What training plan is better? (Read 192 times)


Mmmm Bop

    Buy a used copy of Advanced Marathoning by Pete Pfitzinger. You can get one for around $5 or less than a burger meal. It's filled with very good and easy to follow training schedules as well as lots of training and racing advice. That will be good for you for many years to come. After you've had a dozen marathons under your belt, you can try Hansons plans or just stick with the Pfitzinger plans..


    I agree - that is a good book and don’t be put off by the word “Advanced ”in the title as I’d say it’s more of a step up from Hal Higdon. Very informative and explains the purpose of each run which is better than just blindly following a plan. He also has another book for shorter distances...5k to Half which is also a well respected book..  https://www.amazon.com/Faster-Road-Racing-Half-Marathon/dp/1450470459

    5k - 17:53 (4/19)   10k - 37:53 (11/18)   Half - 1:23:18 (4/19)   Full - 2:50:43 (4/19)


    Mmmm Bop

      Don't those cost money?


      I usually glance at Higdon's simply for them being Free.


      PS- I love the idea of following a training plan to a T.

      but given my schedule of late, that simply would not work, I do sometimes wonder, if runners, read the training plans vs. learning them...


      Good luck! let us know what you decide and how it ends up!


      You glance at a Higdon plan because it’s free?  Very sad.


      As for following a training “canned” plan to a T....well most running authors wouldn’t really expect you to do that and would assume that the reader uses them as a guideline and not do anything stupid.


      My personal recommendation is https://www.amazon.com/Run-Faster-5K-Marathon-Coach/dp/0767928229.


      Be your own coach. 👍

      5k - 17:53 (4/19)   10k - 37:53 (11/18)   Half - 1:23:18 (4/19)   Full - 2:50:43 (4/19)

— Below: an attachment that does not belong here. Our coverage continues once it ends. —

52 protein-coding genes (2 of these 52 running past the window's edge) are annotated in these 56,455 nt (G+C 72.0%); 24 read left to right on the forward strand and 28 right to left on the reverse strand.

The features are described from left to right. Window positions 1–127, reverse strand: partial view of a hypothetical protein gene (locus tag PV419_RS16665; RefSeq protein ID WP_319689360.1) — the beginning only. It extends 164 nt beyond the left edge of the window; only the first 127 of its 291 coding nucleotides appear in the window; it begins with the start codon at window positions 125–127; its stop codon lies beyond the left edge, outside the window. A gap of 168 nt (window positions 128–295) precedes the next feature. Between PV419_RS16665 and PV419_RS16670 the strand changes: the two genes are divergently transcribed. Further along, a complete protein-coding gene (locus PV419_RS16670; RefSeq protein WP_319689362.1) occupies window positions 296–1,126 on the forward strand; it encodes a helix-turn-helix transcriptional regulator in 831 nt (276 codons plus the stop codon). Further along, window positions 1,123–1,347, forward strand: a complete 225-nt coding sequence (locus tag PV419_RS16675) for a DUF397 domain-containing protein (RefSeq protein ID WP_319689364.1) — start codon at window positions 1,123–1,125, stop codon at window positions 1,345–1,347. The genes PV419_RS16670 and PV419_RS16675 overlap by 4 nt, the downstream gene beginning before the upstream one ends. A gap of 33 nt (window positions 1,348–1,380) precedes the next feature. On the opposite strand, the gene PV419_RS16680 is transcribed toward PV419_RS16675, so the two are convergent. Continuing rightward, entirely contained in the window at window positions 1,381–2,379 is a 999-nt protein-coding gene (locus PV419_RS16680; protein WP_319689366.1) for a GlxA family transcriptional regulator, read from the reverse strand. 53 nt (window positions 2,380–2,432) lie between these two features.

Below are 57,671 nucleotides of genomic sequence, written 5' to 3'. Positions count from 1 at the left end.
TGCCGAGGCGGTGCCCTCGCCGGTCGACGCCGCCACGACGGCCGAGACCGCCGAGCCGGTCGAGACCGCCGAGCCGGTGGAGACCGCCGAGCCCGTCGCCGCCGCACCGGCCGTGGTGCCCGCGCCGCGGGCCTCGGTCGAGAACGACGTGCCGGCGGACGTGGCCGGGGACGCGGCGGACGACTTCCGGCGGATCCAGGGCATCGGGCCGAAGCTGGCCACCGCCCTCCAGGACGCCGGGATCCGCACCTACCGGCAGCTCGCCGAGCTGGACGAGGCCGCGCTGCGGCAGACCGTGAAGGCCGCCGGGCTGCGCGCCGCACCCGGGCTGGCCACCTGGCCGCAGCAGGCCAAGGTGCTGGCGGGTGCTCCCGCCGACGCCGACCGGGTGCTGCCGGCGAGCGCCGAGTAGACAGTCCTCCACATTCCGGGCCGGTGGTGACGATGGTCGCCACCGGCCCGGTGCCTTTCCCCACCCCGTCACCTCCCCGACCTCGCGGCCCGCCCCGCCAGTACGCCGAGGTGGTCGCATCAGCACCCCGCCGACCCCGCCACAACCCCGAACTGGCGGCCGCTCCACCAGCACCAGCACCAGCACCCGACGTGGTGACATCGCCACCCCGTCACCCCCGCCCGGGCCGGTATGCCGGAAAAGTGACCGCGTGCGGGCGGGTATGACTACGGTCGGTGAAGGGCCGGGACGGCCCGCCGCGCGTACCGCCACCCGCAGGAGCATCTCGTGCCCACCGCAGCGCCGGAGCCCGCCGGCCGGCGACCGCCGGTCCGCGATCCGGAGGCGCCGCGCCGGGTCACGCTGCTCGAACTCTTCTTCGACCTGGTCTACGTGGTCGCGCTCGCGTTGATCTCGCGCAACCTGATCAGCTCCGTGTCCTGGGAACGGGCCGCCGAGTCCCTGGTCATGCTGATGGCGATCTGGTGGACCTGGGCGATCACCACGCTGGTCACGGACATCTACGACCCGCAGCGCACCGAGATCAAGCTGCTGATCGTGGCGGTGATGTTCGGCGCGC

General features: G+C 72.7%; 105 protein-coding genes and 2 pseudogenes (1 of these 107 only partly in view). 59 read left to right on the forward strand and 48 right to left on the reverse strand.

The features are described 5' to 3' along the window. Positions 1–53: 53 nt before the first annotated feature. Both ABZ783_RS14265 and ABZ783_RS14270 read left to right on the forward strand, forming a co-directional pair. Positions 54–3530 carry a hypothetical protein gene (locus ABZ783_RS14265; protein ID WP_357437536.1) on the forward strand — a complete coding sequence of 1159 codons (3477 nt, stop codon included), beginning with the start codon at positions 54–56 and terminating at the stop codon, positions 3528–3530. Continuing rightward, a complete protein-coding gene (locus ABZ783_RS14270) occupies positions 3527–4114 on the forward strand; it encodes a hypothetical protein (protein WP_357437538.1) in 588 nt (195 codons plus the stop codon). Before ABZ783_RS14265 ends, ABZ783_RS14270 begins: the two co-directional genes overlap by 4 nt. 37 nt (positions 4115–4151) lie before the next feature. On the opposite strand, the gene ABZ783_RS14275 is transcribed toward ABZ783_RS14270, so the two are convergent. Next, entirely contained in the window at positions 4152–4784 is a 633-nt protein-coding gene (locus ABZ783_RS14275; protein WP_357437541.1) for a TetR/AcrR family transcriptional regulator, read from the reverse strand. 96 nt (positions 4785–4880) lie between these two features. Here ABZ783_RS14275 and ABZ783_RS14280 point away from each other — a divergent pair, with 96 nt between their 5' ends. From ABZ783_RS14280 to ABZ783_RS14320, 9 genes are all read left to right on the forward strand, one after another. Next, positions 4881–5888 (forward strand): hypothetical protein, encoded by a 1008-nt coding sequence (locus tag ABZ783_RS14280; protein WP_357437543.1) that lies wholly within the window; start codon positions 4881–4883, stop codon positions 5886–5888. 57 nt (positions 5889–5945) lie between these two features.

Running Problem

      Problem Child

        2 hours is my current time and I want to improve the result in that distance. But I can only choose between training plans by Polar, Strava or McMillan.


        Does Jack Daniels provide automatic workout plans?


        Yes Jack Daniels has "automatic" workout plans. He covers a variety of training distances (sprints to full marathons) and has training plans for a variety of mileage. You might have to sacrifice some bike riding time to follow them. Acquire the book along with others and read them to come up with your own decision. I like Hason's personally because I have benefited from it, it is marathon focused (my current goal) and I can do almost all of the training on my lunch break.


        Picking a plan because it is free and someone hasn't looked at it could be horrible. It could be great.


        The best training plan is the one you'll stick to. If you'll skip workouts because you just don't want to do them you're not going to perform well under ANY plan. Free or not. Hanson's, Jack Daniels Running Formula, Pete;s Advanced Marathoning and Hal Higdon's book are all under $20 on Amazon. Some have newer versions for more, but the originals worked for years and I don't think there is much difference in the Hanson's book other than a new "Just Finish" marathon training plan. For less than a price of shoes you can have all four, or borrow three of them from a local library. You'd be surprised what you find there. Read them. Educate yourself. See what training "coach" you prefer. Most of them will be marathon specific for their training plan, but their explanation of what they base their training on is what you're looking for.

        Many of us aren't sure what the hell point you are trying to make and no matter how we guess, it always seems to be something else. Which usually means a person is doing it on purpose.

        VDOT 52.45

        5k19:35 | Marathon 2:56:07


        Running to eat

          I don't know which plan is better/best, but I can say that I've gotten good results using Pfitzinger.  As some have said, I think almost any marathon plan "works" if it helps you stay disciplined and put in the miles.  Of course, the hard part is knowing which one is challenging enough or not challenging enough for your goals/abilities.  So I think the fun/interesting aspect of using any plan is modifying them to suit your purposes, your abilities, your situation--perhaps not the very first time you're running a marathon, but after you gain some experience.  All that to say that the best plan is one that you (learn to) modify to fit you.

          Marathon PR: 2:52 (2006 Chicago)

          Ultra #1: DNF at The North Face Thailand 100K (Feb 4, 2017)

          Ultra #2: Finished in 6:53:03 at the Des Plaines River Trail Races 50M (Oct 14, 2017)

          Ultra #3: Finished in 12:55:04 at The North Face Thailand 100k (Feb 1, 2020)

          Ultra #4: Finished self-organized 100-miler in 19:28:53 (Oct 3, 2020)